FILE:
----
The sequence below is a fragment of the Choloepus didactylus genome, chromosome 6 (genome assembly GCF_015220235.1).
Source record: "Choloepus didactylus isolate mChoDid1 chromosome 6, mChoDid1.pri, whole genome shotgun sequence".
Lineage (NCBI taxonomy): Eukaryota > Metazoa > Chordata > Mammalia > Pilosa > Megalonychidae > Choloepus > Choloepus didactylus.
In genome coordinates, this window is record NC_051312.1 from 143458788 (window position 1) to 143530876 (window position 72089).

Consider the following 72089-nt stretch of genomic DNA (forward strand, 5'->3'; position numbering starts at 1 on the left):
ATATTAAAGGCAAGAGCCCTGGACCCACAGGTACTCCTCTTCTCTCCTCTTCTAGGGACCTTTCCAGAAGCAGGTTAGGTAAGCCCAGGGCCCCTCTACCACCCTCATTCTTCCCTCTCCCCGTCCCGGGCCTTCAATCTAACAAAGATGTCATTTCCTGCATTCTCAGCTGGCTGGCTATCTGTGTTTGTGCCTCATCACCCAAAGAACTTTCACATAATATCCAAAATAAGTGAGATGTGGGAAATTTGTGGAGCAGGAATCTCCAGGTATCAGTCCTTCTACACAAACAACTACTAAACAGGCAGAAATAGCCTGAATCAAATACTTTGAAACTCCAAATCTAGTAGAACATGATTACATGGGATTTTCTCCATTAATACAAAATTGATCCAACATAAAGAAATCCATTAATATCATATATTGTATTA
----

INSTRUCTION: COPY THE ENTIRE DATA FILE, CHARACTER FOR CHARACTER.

The sequence below is a fragment of the Choloepus didactylus genome, chromosome 6 (genome assembly GCF_015220235.1).
Source record: "Choloepus didactylus isolate mChoDid1 chromosome 6, mChoDid1.pri, whole genome shotgun sequence".
Lineage (NCBI taxonomy): Eukaryota > Metazoa > Chordata > Mammalia > Pilosa > Megalonychidae > Choloepus > Choloepus didactylus.
In genome coordinates, this window is record NC_051312.1 from 143458788 (window position 1) to 143530876 (window position 72089).

Consider the following 72089-nt stretch of genomic DNA (forward strand, 5'->3'; position numbering starts at 1 on the left):
ATATTAAAGGCAAGAGCCCTGGACCCACAGGTACTCCTCTTCTCTCCTCTTCTAGGGACCTTTCCAGAAGCAGGTTAGGTAAGCCCAGGGCCCCTCTACCACCCTCATTCTTCCCTCTCCCCGTCCCGGGCCTTCAATCTAACAAAGATGTCATTTCCTGCATTCTCAGCTGGCTGGCTATCTGTGTTTGTGCCTCATCACCCAAAGAACTTTCACATAATATCCAAAATAAGTGAGATGTGGGAAATTTGTGGAGCAGGAATCTCCAGGTATCAGTCCTTCTACACAAACAACTACTAAACAGGCAGAAATAGCCTGAATCAAATACTTTGAAACTCCAAATCTAGTAGAACATGATTACATGGGATTTTCTCCATTAATACAAAATTGATCCAACATAAAGAAATCCATTAATATCATATATTGTATTA